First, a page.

Sunday bow-hunting passage ends a political saga
One of the Connecticut General Assembly’s epic lobbying campaigns, a 20-year story of close calls, colorful personalities and hardball politics, concluded Wednesday with final passage by the Senate of legislation allowing the bow hunting of deer on private property on Sundays.
Passage was a personal victory for Robert Crook, 77, the longtime lobbyist for sportsmen, and a reflection of how the spread of Lyme disease has made suburban legislators more sympathetic to calls by state environmental officials for a more aggressive attitude toward the explosion of the deer population.
“I told someone the other day I’d like to see it passed before I passed,” said Crook, who watched the debate from the Senate gallery, holding the cane he’s used since returning to the Capitol after a stroke and back ailments. “I’m happy, and I think many sportsmen are going to be happy, too.”
The Senate voted 28 to 8 to approve the bill. It now goes to Gov. Dannel P. Malloy, whose Department of Energy and Environmental Protection favored passage. The House endorsed it last week, 132 to 32.
Crook was assisted by the departure of a political nemesis, Donald E. Wiliams Jr., who was able to block passage during his tenure as the longest-serving leader of the Senate. Williams did not seek re-election last fall.
In 2013, passage of a bow-hunting bill nearly passed through a series of deals that tied its fate to legislation promoting early childhood education and, perhaps oddly enough, the prevention of animal cruelty.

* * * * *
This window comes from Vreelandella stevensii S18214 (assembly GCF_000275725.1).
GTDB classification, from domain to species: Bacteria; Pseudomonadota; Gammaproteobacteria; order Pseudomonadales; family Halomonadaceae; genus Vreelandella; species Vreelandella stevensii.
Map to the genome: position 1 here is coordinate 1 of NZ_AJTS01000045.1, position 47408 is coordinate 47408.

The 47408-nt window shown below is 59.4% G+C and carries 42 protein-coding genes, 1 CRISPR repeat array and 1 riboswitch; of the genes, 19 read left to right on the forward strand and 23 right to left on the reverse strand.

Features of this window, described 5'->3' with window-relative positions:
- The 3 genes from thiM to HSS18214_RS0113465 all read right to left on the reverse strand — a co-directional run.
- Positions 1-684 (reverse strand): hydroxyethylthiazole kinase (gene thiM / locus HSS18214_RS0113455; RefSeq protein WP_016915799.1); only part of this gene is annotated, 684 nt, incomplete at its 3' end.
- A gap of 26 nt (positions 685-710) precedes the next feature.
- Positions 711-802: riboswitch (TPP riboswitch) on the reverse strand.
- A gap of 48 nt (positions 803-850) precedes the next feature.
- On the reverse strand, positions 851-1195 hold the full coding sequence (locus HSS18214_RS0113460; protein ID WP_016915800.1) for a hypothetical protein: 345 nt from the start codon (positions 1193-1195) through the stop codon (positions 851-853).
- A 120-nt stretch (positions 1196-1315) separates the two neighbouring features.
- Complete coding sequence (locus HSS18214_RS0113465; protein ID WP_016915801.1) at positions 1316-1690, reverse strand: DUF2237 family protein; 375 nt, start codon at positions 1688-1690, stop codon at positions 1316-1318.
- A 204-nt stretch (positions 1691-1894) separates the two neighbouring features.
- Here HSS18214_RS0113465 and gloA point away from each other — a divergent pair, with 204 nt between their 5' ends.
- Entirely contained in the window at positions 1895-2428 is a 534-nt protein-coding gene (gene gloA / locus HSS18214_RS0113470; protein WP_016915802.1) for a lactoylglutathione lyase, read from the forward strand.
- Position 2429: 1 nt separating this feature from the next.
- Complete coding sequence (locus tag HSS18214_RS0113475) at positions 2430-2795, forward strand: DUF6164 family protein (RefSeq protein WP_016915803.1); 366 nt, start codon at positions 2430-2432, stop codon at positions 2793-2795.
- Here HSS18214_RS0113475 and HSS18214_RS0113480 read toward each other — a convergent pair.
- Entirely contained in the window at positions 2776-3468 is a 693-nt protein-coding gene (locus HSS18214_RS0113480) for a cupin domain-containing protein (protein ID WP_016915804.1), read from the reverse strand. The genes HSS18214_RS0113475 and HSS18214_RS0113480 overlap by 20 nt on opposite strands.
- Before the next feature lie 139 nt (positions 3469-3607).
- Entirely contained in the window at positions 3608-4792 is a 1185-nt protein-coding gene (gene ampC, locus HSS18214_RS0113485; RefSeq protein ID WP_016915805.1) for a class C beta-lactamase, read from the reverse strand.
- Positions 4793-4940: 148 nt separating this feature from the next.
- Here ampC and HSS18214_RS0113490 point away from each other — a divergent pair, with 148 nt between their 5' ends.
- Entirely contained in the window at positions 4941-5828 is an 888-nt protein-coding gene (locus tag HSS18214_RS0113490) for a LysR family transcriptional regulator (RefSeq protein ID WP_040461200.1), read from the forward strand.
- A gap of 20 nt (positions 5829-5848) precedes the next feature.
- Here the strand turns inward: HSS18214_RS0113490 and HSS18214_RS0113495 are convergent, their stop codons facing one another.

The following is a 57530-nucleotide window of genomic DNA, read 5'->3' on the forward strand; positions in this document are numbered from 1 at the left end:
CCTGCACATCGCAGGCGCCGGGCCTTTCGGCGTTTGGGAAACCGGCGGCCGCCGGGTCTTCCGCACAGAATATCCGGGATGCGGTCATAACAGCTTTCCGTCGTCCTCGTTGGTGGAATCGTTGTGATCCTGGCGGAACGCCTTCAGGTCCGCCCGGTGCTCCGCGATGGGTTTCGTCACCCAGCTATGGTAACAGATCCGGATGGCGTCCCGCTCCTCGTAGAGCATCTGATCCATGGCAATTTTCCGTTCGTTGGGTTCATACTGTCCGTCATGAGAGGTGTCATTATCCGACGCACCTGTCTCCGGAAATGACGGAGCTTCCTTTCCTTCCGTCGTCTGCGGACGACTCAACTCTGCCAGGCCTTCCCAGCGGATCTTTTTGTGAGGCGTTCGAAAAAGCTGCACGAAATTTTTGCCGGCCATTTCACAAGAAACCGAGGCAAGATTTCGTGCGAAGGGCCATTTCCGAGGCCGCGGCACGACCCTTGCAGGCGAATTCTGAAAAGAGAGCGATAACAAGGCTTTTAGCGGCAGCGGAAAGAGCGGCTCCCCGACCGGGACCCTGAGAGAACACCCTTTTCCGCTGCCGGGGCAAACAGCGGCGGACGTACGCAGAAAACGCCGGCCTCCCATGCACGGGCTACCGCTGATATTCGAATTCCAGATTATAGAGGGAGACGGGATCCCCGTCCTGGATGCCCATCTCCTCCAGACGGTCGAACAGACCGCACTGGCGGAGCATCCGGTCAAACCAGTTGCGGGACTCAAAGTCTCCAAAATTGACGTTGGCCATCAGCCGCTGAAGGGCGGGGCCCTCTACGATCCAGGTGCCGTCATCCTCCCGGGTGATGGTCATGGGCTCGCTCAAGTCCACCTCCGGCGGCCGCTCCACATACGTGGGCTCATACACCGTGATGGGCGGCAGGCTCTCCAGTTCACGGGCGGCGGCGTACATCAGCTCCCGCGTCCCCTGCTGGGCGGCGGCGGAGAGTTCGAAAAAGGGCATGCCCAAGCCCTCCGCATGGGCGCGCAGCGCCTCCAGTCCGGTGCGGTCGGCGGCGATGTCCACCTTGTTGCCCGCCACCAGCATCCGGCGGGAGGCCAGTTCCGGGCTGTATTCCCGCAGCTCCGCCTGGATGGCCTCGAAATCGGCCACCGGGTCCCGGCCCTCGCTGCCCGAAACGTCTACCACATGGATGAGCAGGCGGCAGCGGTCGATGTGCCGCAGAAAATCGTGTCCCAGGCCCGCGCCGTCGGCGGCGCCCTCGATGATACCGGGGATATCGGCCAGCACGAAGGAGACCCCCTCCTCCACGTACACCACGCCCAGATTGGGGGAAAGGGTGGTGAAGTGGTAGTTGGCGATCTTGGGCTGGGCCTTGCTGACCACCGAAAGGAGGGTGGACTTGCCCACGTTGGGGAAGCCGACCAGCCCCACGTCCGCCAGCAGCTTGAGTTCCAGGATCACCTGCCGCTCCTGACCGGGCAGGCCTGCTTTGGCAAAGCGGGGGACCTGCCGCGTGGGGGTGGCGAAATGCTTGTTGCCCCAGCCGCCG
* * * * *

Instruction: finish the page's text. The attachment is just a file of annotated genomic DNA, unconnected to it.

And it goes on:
Animal-welfare advocates in the House that year agreed to drop opposition to the hunting bill if the hunting advocates agreed to support their bill, which would have authorized judges to appoint an advocate for the interests of animals in civil and criminal cases involving animal cruelty.
The deal held in the House, where both measures passed within an hour of each other, but Williams did not see it as binding on the Senate. When he killed Sunday hunting in the Senate, the House GOP leader at the time, Lawrence F. Cafero Jr., retaliated by blocking passage of an early-childhood bill favored by Williams.
“That’s plagued us for years, tradeoffs,” Crook said.
Another factor this year in Crook’s favor has been the spread of Lyme, a tick-borne disease named after the woodsy community of the same name in the lower Connecticut River Valley. Lyme, as well as motor-vehicle collisions with deer, have made non-hunters more attentive to the notion of wildlife management.
“It has the support of the Nature Conservancy and a number of other environmental groups since it encourages wise land management,” said Sen. Cathy Osten, D-Sprague, who brought out the bill.
Sen. Ted Kennedy Jr., D-Branford, the co-chair of the Environment Committee voted no, as did Williams’ successor in the Senate, Mae Flexer of Killingly.
Sen. Clark Chapin, R-New Milford, said wildlife professionals tell him that a healthy deer population should have 20 deer per square mile, while some parts of heavily forested Connecticut have 80 per mile.
Sen. Steve Cassano, D-Manchester, in urging his colleagues to pass the bill, said his son has had Lyme and babesiosis, two diseases spread by deer ticks.
“There is a need to reduce that population,” Cassano said.
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